Education is a very valuable asset, and students and parents are always scouting for the best tutor.
In such a scenario, Minal Anand, a graduate from Boston University with a finance major, had the first-hand experience of the education system in the US. She says, she saw a dramatic difference in the education system in India compared to abroad, and felt the reason for this disparity was that educators in India were not well-equipped or well-versed in innovative teaching methods. Minal wanted to replicate an education system in India, where quality would be the key goal.
This led her to start GuruQ in 2017 in New Delhi. The edtech startup is a one of its kind digital platform connecting tutors and students. It wants to redefine the quality standards of the education system in India, and introduce the human element into the whole aspect of teaching.
GuruQ Founder Minal Anand
Minal says: “We want to be the one-stop-shop for all tutoring and learning needs.”
The startup has over 5,000 students registered with it. GuruQ is currently present in three states – National Capital Region (NCR), Haryana, and Punjab.
For a year, in 2016, Minal tried to understand the education system in India, and thought about the best strategy that would work in the Indian market.
“We wanted to fix the tutoring system in India and created a platform, which is customised for the Indian market,” says Minal.
When it launched it services, GuruQ did not go through the conventional path of e-learning or providing content. Rather, it created a credible platform where the best tutors were made available for students and parents to choose from.
The goal was to create a customised and unified platform where students and parents could come find the tutors suitable for them, whether it is for school subjects, competitive exams, to study abroad, or to learn foreign languages.
However, the differentiating factor for GuruQ, unlike other edtech startups such as Byju’s, Vedantu or Khan Academy, was that it was not providing any content or any e-learning modes. The rationale was simple, according to Minal, who feels the India tutoring market is predominantly home-based.
“Parents do not think it is very impactful if it is just online tutoring,” she remarks.How it works?
GuruQ provides services to the entire spectrum of tutoring, but the largest demand for the startup comes from the K-12 segment. Besides, it also provides tutoring services in foreign languages and basic business communication skills for working professionals.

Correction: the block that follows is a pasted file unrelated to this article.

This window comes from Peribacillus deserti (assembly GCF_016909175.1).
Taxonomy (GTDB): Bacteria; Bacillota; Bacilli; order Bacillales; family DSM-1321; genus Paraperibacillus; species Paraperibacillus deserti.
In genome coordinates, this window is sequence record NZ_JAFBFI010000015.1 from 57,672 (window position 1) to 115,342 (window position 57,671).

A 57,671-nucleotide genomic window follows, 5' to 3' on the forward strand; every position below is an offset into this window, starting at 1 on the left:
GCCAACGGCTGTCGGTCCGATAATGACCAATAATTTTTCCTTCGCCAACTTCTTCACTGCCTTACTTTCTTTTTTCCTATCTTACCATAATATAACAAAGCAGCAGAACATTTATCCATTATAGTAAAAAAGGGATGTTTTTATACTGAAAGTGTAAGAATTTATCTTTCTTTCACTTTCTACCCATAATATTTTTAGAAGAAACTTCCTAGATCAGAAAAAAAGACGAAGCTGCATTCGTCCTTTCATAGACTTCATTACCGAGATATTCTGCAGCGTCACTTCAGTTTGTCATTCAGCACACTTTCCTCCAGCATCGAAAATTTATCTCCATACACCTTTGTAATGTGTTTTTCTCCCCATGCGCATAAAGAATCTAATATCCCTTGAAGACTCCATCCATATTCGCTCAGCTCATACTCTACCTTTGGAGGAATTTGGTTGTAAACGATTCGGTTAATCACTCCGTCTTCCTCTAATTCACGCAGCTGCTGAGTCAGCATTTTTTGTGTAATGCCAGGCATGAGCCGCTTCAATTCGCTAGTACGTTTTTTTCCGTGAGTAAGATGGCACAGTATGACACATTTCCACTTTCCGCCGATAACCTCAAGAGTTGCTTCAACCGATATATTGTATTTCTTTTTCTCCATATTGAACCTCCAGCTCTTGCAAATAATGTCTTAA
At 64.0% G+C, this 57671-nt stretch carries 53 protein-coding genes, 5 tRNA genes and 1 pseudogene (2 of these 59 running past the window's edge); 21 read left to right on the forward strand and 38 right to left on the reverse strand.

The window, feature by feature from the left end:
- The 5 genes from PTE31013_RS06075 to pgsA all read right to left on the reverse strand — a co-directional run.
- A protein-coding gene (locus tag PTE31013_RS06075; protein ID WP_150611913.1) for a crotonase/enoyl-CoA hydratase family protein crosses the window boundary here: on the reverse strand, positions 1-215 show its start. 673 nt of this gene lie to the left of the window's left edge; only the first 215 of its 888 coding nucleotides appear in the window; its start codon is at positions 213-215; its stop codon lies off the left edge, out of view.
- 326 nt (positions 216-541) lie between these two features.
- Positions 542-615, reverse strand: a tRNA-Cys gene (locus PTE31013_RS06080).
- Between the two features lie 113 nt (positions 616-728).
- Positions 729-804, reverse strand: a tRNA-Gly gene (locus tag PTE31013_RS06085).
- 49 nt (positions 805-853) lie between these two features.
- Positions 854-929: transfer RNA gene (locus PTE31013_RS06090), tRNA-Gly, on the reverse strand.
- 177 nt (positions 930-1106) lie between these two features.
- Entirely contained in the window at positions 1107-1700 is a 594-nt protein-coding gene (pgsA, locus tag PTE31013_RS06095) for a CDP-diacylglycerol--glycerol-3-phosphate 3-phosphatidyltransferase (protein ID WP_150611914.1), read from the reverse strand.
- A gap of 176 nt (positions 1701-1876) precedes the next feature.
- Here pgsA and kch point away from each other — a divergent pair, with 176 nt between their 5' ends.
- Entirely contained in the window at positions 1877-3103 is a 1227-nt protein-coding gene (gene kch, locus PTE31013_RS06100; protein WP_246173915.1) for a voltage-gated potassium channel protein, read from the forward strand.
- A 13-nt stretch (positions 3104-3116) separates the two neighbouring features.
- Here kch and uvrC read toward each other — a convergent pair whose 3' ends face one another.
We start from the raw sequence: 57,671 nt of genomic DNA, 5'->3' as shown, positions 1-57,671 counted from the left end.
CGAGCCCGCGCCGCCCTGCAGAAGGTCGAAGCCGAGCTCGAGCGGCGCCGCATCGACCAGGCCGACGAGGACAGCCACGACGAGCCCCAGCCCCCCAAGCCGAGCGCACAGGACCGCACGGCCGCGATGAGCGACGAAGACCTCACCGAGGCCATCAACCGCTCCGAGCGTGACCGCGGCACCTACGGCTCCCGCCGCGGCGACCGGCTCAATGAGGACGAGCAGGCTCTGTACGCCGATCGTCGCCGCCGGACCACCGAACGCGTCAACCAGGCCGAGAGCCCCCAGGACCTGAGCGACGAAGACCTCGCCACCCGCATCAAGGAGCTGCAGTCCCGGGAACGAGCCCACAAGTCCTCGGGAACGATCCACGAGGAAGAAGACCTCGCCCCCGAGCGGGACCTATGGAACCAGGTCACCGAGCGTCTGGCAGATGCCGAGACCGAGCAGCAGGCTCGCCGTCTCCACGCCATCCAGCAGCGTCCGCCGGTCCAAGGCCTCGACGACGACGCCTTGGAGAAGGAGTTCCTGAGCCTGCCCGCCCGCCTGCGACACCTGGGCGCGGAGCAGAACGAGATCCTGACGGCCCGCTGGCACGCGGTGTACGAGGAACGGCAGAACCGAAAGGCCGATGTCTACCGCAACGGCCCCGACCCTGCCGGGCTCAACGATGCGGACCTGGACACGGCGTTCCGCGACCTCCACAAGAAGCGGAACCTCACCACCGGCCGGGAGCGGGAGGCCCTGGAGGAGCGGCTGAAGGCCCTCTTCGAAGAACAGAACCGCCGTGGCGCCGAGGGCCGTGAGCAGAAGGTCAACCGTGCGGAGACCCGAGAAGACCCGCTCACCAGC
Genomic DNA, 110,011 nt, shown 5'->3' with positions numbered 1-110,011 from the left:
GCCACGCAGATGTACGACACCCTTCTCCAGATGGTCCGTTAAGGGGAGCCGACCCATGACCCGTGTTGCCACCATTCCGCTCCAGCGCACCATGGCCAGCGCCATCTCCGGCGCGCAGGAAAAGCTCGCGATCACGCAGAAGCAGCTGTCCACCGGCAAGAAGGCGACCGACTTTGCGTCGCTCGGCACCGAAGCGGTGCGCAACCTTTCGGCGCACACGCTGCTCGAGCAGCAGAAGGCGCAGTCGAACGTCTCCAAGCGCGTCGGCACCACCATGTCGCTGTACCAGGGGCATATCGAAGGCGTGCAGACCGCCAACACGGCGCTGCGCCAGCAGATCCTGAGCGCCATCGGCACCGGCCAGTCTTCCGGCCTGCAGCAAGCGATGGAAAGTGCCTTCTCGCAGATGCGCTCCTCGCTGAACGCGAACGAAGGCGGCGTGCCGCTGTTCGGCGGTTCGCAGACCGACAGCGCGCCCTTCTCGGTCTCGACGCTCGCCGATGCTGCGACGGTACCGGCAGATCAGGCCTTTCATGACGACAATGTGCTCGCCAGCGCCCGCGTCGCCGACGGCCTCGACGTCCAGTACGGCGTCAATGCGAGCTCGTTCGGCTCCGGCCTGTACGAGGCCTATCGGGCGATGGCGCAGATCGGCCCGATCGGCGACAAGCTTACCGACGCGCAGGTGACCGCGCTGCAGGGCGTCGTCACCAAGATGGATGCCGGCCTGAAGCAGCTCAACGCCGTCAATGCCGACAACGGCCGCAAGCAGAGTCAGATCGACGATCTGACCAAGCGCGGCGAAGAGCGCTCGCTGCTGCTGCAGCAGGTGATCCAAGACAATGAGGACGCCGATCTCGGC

The startup, with a team of 30 people, has around 90 percent of its services catering to offline tutoring, while the rest is online.
Minal says, GuruQ went about selecting the tutors for its platform through a very rigorous, five-stage screening process so that only the best were onboarded. “We are in a service industry, so it becomes important that we keep everything thorough,” says Minal.
Business model and revenues
The startup works on a commission model where it charges a certain fee from both the tutors and the students. The founder says, the growth has been good over the year, without divulging on the actual revenues.
Minal says, “The biggest advantage of our platform is the flexibility it provides – whether it is the form of classes or the fees charged.”
GuruQ charges customers anywhere between Rs 200 per hour and Rs 2,000 per hour, depending on the requirement. At the same time, it also provides the flexibility where students can choose the timing in case of any urgent requirement. The startup also allows tutors to fix their own rates.
The bootstrapped venture has received funding from high net worth individuals (HNIs) amounting to Rs 4.5 crore till date, and is looking to raise more funds.
Turbocharge from app
However, Minal believes the real gamechanger for the company started when it launched GuruQ app. Till then, GuruQ was building the foundation blocks where it brought the vital connect between the tutors and students. But now, with the app, discovering the platform will be much easier.
“Through the app, it will become easier to find the right tutor and it bridges the gap,” says Minal. She claims the app has already seen over a thousand downloads without any marketing push.
Minal says, the growth of GuruQ has been good till now as it has been building the community of students, tutors, and parents over the last three years.
On the competitive scenario, Minal says, “Unlike others, which are content-based platforms, we provide actual teachers. We are not here to change the mindset but are looking at ways on how the whole tutoring system can be further improved.”
The startup plans to expand to other regions such as Lucknow, Kanpur, Jaipur, and Jammu in the next one year. It also has plans to launch in South India.
“We would primarily like to go to places where there is a good student-teacher ratio,” says Minal.
(Edited by Megha Reddy)
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